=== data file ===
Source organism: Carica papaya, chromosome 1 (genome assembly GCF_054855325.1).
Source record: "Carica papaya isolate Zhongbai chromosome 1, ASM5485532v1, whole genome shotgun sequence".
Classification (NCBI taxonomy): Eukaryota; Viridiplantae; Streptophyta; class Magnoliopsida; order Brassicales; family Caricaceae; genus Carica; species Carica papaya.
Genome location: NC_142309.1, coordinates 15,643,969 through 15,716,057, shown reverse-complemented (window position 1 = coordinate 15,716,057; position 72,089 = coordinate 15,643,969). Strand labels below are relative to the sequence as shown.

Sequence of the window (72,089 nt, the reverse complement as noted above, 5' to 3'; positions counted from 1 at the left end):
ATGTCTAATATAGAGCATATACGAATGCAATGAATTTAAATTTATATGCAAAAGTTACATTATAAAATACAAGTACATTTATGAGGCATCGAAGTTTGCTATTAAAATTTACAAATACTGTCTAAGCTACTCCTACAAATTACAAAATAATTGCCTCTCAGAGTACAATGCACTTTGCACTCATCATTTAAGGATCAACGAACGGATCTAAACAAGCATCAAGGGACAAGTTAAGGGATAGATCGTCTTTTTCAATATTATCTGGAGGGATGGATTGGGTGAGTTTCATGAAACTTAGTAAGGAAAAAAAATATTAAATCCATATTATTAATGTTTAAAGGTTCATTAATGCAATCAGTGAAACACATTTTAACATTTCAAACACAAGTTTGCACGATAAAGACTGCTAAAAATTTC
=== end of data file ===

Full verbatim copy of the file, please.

Source organism: Carica papaya, chromosome 1 (genome assembly GCF_054855325.1).
Source record: "Carica papaya isolate Zhongbai chromosome 1, ASM5485532v1, whole genome shotgun sequence".
Classification (NCBI taxonomy): Eukaryota; Viridiplantae; Streptophyta; class Magnoliopsida; order Brassicales; family Caricaceae; genus Carica; species Carica papaya.
Genome location: NC_142309.1, coordinates 15,643,969 through 15,716,057, shown reverse-complemented (window position 1 = coordinate 15,716,057; position 72,089 = coordinate 15,643,969). Strand labels below are relative to the sequence as shown.

Sequence of the window (72,089 nt, the reverse complement as noted above, 5' to 3'; positions counted from 1 at the left end):
ATGTCTAATATAGAGCATATACGAATGCAATGAATTTAAATTTATATGCAAAAGTTACATTATAAAATACAAGTACATTTATGAGGCATCGAAGTTTGCTATTAAAATTTACAAATACTGTCTAAGCTACTCCTACAAATTACAAAATAATTGCCTCTCAGAGTACAATGCACTTTGCACTCATCATTTAAGGATCAACGAACGGATCTAAACAAGCATCAAGGGACAAGTTAAGGGATAGATCGTCTTTTTCAATATTATCTGGAGGGATGGATTGGGTGAGTTTCATGAAACTTAGTAAGGAAAAAAAATATTAAATCCATATTATTAATGTTTAAAGGTTCATTAATGCAATCAGTGAAACACATTTTAACATTTCAAACACAAGTTTGCACGATAAAGACTGCTAAAAATTTC